Zeïtoon: Just Like Mom Makes
What makes the cooking at this Moroccan cafe so good? A trove of family recipes.
Reviewed By Todd Kliman
Zeïtoon’s Cornish hen gets a turn in a tagine and an aromatic sauce. Photograph by Scott Suchman.
Comments () | Published March 27, 2013

Zeïtoon
Address: 21950 Cascades Pkwy., Sterling, VA 20164
Phone: 571-313-0947
Neighborhood: Sterling
Cuisines: Moroccan

Slideshow: Inside Zeïtoon

Zeïtoon opened a little more than a year ago as a Mediterranean grill and pizza parlor—to the consternation of owner Amine Fettar’s mother. In the months prior, she had beseeched her son to include the dishes of his native Morocco. Fettar resisted, believing his lineup of sandwiches and flatbreads to be what his audience wanted. Soon, that audience began to echo his mother.

“They find out I’m Moroccan, so they’re asking, ‘Why don’t you have Moroccan food? Can you do couscous?’ ” Fettar says. “After the third month, I thought: This is serious.”

By the sixth month, he listened to his mother, Khadija Fettar—and recruited her to supply recipes for her most cherished dishes.

Amine Fettar is no stranger to his mother’s repertoire. He has been cooking these dishes since he was a boy—the dutiful eldest willing to play the part, he says, of “both daughter and son” until an actual girl came along.

Start with an order of zaalook (a robust paste of roasted eggplant, tomatoes, and garlic), a dish of hummus, and a bowl of harira (a lentil soup that gets its distinctive flavor from cinnamon and ginger). Then it’s time to settle in with a tagine ($13.95 each). Many meats cooked in a tagine end up dry, which is confounding when you consider that the clay vessel that shares the dish’s name is meant to retain moisture throughout cooking. Fettar’s preparations actually do, and they’re helped by excellent sauces. Lamb is accented with prunes, almonds, and saffron. Cornish hen is drenched in a rich sauce that includes ginger,preserved lemon, and olives. Couscous ($2) doesn’t come with the tagines, but it’s worth ordering. The semolina grains, seasoned with aged butter scented with thyme, are as fluffy as quick-serve couscous can be.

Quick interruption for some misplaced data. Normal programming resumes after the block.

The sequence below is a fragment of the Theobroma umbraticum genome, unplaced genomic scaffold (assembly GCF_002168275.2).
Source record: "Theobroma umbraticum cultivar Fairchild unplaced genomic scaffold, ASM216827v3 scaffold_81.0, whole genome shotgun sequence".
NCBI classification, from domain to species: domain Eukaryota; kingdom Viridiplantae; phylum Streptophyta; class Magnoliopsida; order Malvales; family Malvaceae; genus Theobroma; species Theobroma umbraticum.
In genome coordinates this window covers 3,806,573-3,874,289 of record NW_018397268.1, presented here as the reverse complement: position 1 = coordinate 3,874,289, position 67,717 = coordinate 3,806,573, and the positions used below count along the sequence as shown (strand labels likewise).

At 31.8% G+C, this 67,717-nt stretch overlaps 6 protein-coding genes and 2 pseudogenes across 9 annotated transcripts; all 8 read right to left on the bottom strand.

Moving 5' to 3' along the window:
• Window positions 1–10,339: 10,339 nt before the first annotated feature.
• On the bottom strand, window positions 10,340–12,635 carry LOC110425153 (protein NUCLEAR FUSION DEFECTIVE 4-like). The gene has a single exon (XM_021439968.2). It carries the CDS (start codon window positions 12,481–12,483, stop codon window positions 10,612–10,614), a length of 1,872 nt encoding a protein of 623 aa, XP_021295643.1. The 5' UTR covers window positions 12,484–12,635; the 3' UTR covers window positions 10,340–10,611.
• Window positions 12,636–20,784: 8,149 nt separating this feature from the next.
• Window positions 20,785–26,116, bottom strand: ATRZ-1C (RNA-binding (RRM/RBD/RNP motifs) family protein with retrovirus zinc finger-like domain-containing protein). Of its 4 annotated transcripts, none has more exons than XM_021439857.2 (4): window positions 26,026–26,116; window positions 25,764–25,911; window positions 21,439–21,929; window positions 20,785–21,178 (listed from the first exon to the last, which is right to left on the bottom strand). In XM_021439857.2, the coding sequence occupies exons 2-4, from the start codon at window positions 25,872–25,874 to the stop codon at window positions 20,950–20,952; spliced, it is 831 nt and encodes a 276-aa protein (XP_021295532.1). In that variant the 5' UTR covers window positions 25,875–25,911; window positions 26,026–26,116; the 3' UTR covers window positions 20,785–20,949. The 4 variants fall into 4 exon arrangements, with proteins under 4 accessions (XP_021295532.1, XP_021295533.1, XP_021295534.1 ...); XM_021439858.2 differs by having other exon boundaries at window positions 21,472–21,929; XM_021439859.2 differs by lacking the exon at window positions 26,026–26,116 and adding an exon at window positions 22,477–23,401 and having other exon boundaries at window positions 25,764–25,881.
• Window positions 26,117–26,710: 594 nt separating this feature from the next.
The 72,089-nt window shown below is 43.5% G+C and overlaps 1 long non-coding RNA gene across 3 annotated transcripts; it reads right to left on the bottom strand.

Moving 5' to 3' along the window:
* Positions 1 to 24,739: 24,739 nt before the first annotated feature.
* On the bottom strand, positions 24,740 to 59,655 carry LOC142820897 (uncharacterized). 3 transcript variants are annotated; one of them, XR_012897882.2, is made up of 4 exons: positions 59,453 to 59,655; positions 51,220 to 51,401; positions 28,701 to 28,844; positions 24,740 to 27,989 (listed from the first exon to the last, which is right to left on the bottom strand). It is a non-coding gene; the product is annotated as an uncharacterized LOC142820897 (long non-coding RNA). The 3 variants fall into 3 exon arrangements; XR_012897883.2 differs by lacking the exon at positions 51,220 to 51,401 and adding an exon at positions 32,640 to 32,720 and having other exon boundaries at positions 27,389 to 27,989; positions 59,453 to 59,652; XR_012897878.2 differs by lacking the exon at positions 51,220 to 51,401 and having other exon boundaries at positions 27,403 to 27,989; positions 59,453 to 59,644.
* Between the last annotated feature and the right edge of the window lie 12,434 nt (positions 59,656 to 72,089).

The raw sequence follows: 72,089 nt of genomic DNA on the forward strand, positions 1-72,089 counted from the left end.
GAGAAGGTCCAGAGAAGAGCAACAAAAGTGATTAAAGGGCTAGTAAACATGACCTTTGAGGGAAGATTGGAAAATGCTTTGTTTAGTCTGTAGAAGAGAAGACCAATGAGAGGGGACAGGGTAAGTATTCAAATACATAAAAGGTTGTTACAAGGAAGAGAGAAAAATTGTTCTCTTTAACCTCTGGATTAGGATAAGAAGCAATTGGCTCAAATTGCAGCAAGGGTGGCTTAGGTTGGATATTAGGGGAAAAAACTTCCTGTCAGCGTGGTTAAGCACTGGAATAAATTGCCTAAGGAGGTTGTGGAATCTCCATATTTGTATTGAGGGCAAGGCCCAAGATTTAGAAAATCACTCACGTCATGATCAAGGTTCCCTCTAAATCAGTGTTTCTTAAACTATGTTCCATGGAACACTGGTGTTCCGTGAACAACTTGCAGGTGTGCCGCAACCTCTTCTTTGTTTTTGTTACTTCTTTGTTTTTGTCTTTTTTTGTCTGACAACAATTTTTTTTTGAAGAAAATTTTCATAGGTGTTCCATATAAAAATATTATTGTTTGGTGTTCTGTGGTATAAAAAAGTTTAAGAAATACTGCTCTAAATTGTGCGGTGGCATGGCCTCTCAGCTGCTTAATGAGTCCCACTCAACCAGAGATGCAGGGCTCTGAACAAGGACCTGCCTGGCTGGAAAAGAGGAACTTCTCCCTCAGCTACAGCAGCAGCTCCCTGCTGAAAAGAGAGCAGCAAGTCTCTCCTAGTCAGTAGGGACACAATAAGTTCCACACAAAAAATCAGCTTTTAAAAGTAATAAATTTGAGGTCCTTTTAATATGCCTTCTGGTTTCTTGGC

Khadija Fettar makes the bistilla ($15) by folding puff pastry around a paste of chicken, almonds, and cinnamon, baking it, then dusting it with powdered sugar and cinnamon. She also produces the baklava ($2.95), which is less dense than Greek and Turkish versions. It makes a fine foil for a pot of mint tea, poured from on high to allow for aeration.

Amine Fettar explains that his mother’s presence at the restaurant extends beyond her dishes and her policing of food preparation. Whenever a customer enthuses over a Moroccan staple, she’s never far from his ear.

“I told you, I told you,” she says.

Time and experience have taught Fettar the only proper reply: “Yes, Mom.”

This article appears in the April 2013 issue of The Washingtonian.

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  • Mustafa Sahin

    I recently moved to California, but one of the things that I will miss is going to be Zeitoon, where I used to go pretty much once a week. Among other great options such as their lamb sandwich, I would definitely recommend their penne pasta called 'Rosa' topped with grilled chicken. That was my favorite dish!

  • Michelle

    I am picky about mediterranean food. This place has my loyalty. Excellent pizza. Excellent kebabs. Try the briwat when you come. You'll love it. Service is superior. Super sweet folks.

  • The Gleason Clan, Sterling

    Stopped by for dinner this evening. What a pleasant surprise. The food was outstanding (Lamb Chops). The owner was a friendly and welcoming. He gave us some green tea with mint to top off the wonderful dinner and heavenly rice pudding. All I can says is I think we are hooked.

  • Great food and atmosphere. Ownership couldn't be more friendly and inviting.

  • Paul Bailey, Sterling

    One of my favorite restaurants in Sterling. The food is great, the atmosphere is relaxing and Amine and his family always make us feel at home. My intention is to eat there at least once a week. Zeitoon is definitely a positive addition to the Sterling area cuisine.

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